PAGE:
Perhaps the reader is shocked by this information, but it is true! To even qualify for an ODSP Pension, you must have a PROVABLE disability, it must be a disability of LONG DURATION, and it must be a disability that SEVERELY and/or NEGATIVELY impacts YOUR DAILY LIFE!
You will have a difficult time trying to obtain an ODSP pension if:
Getting ODSP is very much a legal process. ODSP has skilled lawyers that will fight hard to keep you from obtaining an ODSP pension, or keep you from obtaining available resources once you are on ODSP. In most aspects of law, a person is considered innocent until proven guilty. With ODSP, a person is essentially considered guilty, until that person proves his or her innocence! What I mean is that an individual who applies for ODSP is not considered disabled, until that individual proves the disability, to ODSP's satisfaction. Unfortunately, what this means is that obtaining ODSP could become a very difficult legal battle for the applicant, in all but the most clear cut cases.
ODSP Application Tips
What you need to know.
You are on or applying for either ODSP (Disability) or Ontario Works (Welfare). One of these two organizations has recently made a decision in your case, that you strongly disagree with. What do you do now?
With either organization, you will have received a letter denying your request for whatever you were asking for. If you intend to fight the decision, you will need to request an "internal review" before you can place an appeal before the Social Benefits Tribunal. An internal review is basically a reconsideration of your original request by an official other than the person who originally denied your request. An internal review seldom reverses the original decision unless you include new information that may sway the reconsideration in your favour.
The actual request for an internal review is where the OW/ODSP recipient writes a letter to the appropriate organization, stating that they want an internal review of the situation currently in dispute. The request for an internal review MUST be sent IN WRITING within ten (10) days of receiving their decision. Personally, I either hand deliver my request for an internal review, and ask for a dated and signed photocopy of it, or I send it by registered mail. I deliver requests for internal reviews and appeals by these two means, so that OW or ODSP cannot say that they never received the documents! My delivery methods force ODSP to sign for receipt of my internal review requests or appeals. On several occasions OW and ODSP have "conveniently" lost documents that I have sent them by Canada Post! Be advised that ODSP will likely balk at having to photocopy, sign, and date the copy of your request for an internal review. Be persistent though, and if necessary have an ODSP supervisor sign and date the document. DO NOT leave the ODSP office without obtaining a signed and dated copy of your request for the internal review!
Once OW or ODSP receives your request for an internal review, they have 10 days to complete the review, and to inform you of the results. If you do not receive a response regarding your internal review within 10 days, or if you disagree with the results of your internal review, you may then appeal the decision directly to the Social Benefits Tribunal.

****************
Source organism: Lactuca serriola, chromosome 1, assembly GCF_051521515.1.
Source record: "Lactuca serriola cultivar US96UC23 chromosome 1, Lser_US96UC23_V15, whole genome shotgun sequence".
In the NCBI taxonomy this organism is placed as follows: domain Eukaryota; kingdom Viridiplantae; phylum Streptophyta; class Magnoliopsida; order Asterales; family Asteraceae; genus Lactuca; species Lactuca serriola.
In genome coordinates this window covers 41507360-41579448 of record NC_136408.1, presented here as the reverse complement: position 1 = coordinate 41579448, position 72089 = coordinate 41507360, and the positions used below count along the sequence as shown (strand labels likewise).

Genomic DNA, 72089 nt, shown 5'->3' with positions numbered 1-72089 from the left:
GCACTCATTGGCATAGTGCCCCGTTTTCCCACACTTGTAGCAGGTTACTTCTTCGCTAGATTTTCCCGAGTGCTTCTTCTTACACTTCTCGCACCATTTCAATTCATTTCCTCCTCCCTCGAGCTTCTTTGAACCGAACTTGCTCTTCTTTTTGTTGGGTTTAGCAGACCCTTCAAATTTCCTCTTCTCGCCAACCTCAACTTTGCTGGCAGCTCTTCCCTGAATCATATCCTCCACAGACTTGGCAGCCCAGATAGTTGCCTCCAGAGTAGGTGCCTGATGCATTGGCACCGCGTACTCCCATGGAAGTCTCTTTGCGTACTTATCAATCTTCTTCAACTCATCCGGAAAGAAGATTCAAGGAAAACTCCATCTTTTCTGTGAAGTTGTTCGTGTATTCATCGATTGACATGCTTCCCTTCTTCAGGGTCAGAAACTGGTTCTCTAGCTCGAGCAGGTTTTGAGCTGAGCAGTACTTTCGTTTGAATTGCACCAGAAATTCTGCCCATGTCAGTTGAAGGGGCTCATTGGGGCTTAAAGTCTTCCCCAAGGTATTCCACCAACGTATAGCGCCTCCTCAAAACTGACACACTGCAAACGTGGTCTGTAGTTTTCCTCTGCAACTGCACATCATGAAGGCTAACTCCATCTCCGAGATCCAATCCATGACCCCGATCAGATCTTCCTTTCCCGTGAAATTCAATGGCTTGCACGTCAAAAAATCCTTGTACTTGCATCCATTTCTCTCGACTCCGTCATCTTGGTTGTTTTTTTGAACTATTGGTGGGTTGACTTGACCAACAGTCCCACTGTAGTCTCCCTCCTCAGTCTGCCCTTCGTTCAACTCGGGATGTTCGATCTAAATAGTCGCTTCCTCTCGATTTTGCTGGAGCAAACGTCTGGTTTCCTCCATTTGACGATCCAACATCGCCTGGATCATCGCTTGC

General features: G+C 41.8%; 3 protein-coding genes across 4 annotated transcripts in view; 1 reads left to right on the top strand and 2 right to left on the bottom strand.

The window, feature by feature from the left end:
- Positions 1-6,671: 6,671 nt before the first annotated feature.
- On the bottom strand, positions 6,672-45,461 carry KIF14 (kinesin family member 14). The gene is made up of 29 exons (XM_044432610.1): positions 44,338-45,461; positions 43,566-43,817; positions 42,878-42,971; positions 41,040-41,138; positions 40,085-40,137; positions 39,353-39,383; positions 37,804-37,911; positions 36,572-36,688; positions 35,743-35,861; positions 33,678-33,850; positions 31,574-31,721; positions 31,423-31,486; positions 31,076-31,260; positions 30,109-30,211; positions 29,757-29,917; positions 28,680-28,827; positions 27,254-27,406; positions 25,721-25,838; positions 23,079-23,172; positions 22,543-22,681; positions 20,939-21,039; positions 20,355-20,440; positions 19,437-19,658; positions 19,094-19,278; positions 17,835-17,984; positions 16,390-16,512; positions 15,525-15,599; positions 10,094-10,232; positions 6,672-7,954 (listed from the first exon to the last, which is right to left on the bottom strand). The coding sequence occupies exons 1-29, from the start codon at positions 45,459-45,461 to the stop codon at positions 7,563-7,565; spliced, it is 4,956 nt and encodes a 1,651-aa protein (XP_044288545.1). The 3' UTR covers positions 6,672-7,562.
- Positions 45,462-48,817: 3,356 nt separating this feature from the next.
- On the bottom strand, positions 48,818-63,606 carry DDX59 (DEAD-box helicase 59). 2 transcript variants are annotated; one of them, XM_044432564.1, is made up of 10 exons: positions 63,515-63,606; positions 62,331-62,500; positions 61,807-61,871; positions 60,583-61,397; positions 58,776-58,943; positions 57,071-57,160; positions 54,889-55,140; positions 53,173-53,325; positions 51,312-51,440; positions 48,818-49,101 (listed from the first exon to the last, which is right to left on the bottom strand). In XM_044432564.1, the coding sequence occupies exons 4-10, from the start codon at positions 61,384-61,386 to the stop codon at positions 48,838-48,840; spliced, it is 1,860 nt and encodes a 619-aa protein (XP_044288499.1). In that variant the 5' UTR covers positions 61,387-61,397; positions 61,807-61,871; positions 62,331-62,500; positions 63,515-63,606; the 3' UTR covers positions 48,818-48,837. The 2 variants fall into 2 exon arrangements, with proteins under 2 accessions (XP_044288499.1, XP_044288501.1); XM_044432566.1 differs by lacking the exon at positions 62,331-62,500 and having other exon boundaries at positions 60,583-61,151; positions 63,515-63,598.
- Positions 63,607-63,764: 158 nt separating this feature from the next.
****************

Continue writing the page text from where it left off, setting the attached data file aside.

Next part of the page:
If you decide to appeal the decision to the Social Benefits Tribunal, you MUST complete an APPEAL FORM. The Appeal form MUST be sent to the Tribunal within thirty (30) days of the date your internal review was completed. Note that the time frame here is within thirty days from the date your internal review was completed, and not thirty days from when you received it.
The long and short of it is that OW and ODSP want to deny you whatever it is that you are requesting! They don't want to give any more benefits (money) or other resources than they absolutely have to. These organizations make internal reviews and appeals time limited, difficult, and labor intensive, so the recipient will become confused, discouraged, tired, stressed out and then simply give up and quit.
DO NOT QUIT, no matter how bleak your situation may appear. KEEP FIGHTING, and MAKE SURE YOUR DOCUMENTS ARE FILED WITHIN THE GIVEN TIME LIMITATIONS. Failure to file your documents within the prescribed time limits will in all probability end your appeal process, whether you want it to or not!
WHAT TO EXPECT?
So you disagree with OW or ODSP about your case and have now filed an appeal with the Social Benefits Tribunal. So what happens now? Eventually, you will receive a letter from the SBT naming a date and a location that your hearing will be held. The hearing is usually held in the town or city the recipient lives in. The hearings are often held in large Hotel chains such as Holiday Inn or similar. You need to appear at the hearing on the proper date and proper time, so that you can state your case, and have the SBT adjudicator make a decision about your case. IMPORTANT: ODSP or Ontario Works should send you (or your Lawyer) copies of all it's documentation at least a month or so BEFORE your SBT hearing. If you do not receive all of their documentation well before your SBT hearing, REQUEST SUCH DOCUMENTATION IMMEDIATELY, both by telephone and in writing! Should you go to the SBT hearing, and do not have a copy of the OW/ODSP documents, or have not read and understood the Government documents, YOUR ODSP HEARING can be IMMEDIATELY cancelled and rescheduled for a later date. USUALLY this later date is six to eight months or even longer down the road!
You need to bring all documentation, forms, letters, evidence or witnesses that will assist you in proving your case. If you have retained a lawyer, he may come with you to represent you. If you are attempting to initially obtain ODSP, are trying to keep your benefits from being reduced, or have a similarly important case to fight, you probably SHOULD have a lawyer to represent you, since ODSP or OW will likely have their lawyer in attendance to fight against you!
With BOTH parties at the SBT hearing, the SBT adjudicator will carefully listen to both sides of the story. The SBT adjudicator will take numerous notes, so they can be re read at a later date, and a decision then rendered. Lawyers for either side may ask questions of the recipient or ODSP/OW representative. The SBT adjudicator may also ask questions of the recipient or ODSP/OW representative. When the SBT adjudicator has enough information, the hearing will be ended, and all parties may then leave. The SBT adjudicator will, at a later date consider all evidence given, and will create a written and binding decision. A decision can take several months to be completed, and both parties will receive copies. Hopefully, the SBT adjudicator found in your favour and you won your case. If so, whatever the Government denied you originally, must now be given to you, as per the SBT adjudicator's decision.